BRR needs to update their testing methods. 1. they mount all their tires to a 17mm ID rim. INCLUDING MTB TIRES. which is 2008 widths. 2. a steel drum is not indicative of real life roads and for that matter gravel roads. They test their mtb’s tires and gravel tires on the same drum as their road tires. Many studies have shown that flat roads are not “flat/smooth”. 3. their PSI’s they test at are not particularly real world psi’s we’d run. So yes in a controlled platform as their lab a certain tire on a 17mm rim at 25 or 50psi might be xx.xx watts, but what would the real world say about the same tire lets say on a 25mm ID rim at 20psi over gravel roads?

benedict – Did you happen to throw a caliper on these things once inflated? Specialized’s latest generation tires have hit the mark on the claimed weights, but they have been wayyyyyyyyyyyyy narrow when it comes to their widths.

Alex
Alex
11 months ago
Reply to  tech9

It might be time for BRR to update their testing a bit, but if they do that, you can’t compare results with the new test against those from the old test. In any case, their results are consistent, so when they say one tire is faster than another, that is still valid.

Dinger
Dinger
11 months ago
Reply to  tech9

“they have been wayyyyyyyyyyyyy narrow when it comes to their widths.”

This has been a “trick” employed by tire makes for years to result in the best “width x weight” ratio for marketing. Interestingly, I’ve been finding that road tires trend the other direction. Sidewall says 25c (For example) but actual width is wider. This might be due to these legacy sizes needing an update to follow the trend of wider rims on the road.That and road tires are so light these days that I don’t think as many riders still place a lot of importance on it, further evidenced by the wider tire trend (weight weenies would stay on 23’s..).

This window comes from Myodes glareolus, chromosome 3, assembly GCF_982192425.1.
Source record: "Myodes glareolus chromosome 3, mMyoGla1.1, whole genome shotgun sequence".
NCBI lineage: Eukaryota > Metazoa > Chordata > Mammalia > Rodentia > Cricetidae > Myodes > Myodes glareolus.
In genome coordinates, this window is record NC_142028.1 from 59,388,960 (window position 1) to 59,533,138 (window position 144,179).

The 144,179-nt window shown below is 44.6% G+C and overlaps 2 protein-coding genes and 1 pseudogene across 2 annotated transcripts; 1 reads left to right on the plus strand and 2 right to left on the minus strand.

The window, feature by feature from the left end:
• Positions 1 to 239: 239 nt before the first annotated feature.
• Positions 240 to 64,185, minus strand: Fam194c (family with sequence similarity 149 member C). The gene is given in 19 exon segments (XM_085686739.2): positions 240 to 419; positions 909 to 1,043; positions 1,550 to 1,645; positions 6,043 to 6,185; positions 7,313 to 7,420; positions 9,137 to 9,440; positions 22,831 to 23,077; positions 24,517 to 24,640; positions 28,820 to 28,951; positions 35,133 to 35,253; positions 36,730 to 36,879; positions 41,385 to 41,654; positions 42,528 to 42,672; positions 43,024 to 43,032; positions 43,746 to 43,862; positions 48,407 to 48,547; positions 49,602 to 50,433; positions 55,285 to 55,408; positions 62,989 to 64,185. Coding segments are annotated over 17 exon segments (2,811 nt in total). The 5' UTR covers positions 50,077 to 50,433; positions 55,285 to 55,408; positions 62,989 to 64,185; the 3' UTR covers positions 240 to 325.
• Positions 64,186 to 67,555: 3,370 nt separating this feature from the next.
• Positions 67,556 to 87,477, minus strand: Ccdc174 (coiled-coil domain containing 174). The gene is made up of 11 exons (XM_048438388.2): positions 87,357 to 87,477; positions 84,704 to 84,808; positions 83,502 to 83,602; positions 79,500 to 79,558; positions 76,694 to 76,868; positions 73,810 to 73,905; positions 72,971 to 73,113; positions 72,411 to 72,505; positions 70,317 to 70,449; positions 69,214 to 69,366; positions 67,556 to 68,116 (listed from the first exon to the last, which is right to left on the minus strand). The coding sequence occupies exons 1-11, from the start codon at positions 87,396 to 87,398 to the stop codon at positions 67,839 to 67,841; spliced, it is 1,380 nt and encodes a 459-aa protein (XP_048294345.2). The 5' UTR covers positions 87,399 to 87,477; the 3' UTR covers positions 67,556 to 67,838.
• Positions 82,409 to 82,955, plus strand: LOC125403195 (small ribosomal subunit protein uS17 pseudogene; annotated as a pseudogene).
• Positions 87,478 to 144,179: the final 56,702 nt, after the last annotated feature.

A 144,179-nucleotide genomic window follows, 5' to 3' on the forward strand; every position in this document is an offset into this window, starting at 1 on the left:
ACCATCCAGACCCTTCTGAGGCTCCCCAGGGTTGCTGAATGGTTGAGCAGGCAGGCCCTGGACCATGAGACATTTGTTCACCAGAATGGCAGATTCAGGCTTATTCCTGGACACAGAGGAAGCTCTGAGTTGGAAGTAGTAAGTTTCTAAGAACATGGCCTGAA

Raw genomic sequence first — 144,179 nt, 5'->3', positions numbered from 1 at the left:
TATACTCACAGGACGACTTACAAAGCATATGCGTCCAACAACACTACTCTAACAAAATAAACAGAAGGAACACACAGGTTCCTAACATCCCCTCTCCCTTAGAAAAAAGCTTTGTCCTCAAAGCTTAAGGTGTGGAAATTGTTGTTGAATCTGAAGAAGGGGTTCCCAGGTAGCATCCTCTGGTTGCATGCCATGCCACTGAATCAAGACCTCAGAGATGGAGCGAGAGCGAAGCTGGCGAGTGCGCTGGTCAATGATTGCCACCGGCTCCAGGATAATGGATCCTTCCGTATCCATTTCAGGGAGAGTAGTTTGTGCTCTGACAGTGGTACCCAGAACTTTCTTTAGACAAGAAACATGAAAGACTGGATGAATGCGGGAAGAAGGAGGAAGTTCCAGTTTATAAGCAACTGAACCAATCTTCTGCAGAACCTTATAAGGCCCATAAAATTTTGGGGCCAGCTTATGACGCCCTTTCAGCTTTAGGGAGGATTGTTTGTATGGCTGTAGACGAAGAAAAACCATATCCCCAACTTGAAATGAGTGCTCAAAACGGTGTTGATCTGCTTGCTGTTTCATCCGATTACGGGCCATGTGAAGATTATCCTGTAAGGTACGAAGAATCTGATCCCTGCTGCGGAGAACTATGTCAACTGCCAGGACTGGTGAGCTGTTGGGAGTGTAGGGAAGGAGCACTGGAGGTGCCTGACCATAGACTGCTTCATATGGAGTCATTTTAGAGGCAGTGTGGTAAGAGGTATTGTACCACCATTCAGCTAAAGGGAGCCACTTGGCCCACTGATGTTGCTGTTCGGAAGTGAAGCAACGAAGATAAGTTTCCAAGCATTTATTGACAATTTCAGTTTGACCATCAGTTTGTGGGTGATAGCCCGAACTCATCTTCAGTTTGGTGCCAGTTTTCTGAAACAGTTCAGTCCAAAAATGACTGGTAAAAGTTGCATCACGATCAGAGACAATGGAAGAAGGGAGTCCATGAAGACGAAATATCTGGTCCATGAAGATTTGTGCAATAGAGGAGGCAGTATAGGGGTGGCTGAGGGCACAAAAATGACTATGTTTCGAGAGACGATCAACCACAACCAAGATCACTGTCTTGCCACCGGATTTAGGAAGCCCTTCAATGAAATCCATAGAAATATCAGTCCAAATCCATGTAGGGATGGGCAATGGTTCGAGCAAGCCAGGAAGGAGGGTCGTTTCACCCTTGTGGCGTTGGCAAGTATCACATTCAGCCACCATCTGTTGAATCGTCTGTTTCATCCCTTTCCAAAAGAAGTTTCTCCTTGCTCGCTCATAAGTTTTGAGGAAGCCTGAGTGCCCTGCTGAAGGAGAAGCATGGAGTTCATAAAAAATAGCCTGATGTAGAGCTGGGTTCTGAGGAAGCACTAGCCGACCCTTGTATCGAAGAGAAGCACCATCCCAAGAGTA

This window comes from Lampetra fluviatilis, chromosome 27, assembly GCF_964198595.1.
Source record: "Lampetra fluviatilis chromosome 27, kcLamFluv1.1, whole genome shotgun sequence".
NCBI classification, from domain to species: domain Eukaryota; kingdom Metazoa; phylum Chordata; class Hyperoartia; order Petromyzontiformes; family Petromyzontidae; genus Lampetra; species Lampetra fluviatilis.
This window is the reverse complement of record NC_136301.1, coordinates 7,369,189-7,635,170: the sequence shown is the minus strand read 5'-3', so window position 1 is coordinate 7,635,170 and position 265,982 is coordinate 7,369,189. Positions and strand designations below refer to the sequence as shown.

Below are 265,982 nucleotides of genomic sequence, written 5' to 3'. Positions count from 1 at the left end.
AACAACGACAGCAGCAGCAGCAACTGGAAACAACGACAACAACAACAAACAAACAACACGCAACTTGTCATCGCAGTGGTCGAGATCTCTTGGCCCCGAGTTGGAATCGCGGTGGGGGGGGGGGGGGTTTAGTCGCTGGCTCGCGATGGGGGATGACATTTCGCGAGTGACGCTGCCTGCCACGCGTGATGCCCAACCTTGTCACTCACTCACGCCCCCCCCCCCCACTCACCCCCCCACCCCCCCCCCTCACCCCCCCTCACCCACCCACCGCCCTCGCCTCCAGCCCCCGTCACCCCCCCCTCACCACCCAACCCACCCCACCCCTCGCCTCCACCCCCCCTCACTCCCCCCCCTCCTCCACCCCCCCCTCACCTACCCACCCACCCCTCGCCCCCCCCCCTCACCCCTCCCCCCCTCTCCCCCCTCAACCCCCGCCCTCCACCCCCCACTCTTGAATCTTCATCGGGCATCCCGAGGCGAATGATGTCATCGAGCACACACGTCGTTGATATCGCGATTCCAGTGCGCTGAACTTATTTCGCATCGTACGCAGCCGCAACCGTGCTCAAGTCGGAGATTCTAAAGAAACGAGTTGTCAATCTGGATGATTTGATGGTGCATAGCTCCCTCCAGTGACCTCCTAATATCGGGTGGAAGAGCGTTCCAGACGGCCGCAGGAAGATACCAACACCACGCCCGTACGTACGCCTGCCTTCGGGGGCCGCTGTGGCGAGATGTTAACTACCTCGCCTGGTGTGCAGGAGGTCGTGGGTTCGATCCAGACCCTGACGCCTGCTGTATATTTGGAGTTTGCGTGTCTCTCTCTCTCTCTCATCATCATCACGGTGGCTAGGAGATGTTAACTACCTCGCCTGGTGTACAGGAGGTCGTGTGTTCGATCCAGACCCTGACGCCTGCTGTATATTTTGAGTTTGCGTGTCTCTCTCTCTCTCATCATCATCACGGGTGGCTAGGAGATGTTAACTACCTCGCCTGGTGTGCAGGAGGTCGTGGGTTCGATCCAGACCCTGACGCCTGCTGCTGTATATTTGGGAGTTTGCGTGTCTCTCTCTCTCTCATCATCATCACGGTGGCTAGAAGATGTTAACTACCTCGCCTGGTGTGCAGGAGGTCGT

tech9
11 months ago
Reply to  Dinger

Agreed with your observations 100%. Everyone is stamping larger sizes on the side of their tires, but really they are getting more narrow even on wide rims. Looking at you schwalbe!

Greg
Greg
10 months ago
Reply to  tech9

Their drum has diamond a plate surface. It’s still not coarse like asphalt, but it is not a perfectly smooth surface either.
Their gravel pressures go down to 25psi. I think that’s pretty realistic. You could hypothetically follow the curve to extrapolate even lower pressures if you like.
Yes the rim is narrow, but it is consistent. I’ve never seen a tire have crappy rolling resistance in one rim width and awesome rolling resistance in another rim width, compared to all the other tires.

Dolan
Dolan
10 months ago

I picked up a pair of these from my local shop and ran them this past weekend in the Peloton Gravel MOB. Compared to my previous 38mm GKSKs, they were marginally less grippy, more supple (4mm extra volume will do that), and MUCH faster, especially on hardback and pavement. The cornering was very predictable, which made for an easy transition — they will reward you for digging in those side knobs. Weight was ~550g a tire and they sealed up with no fuss, as expected. If you’re looking for a dry conditions race tire, they’re definitely worth a look.

Randy Hermann
Randy Hermann
4 months ago
Reply to  Dolan

At ~550g per tire you almost certainly have the standard version if the tire (claimed weight for the 42 is 540g) instead of the S-Works version which weighs 435g.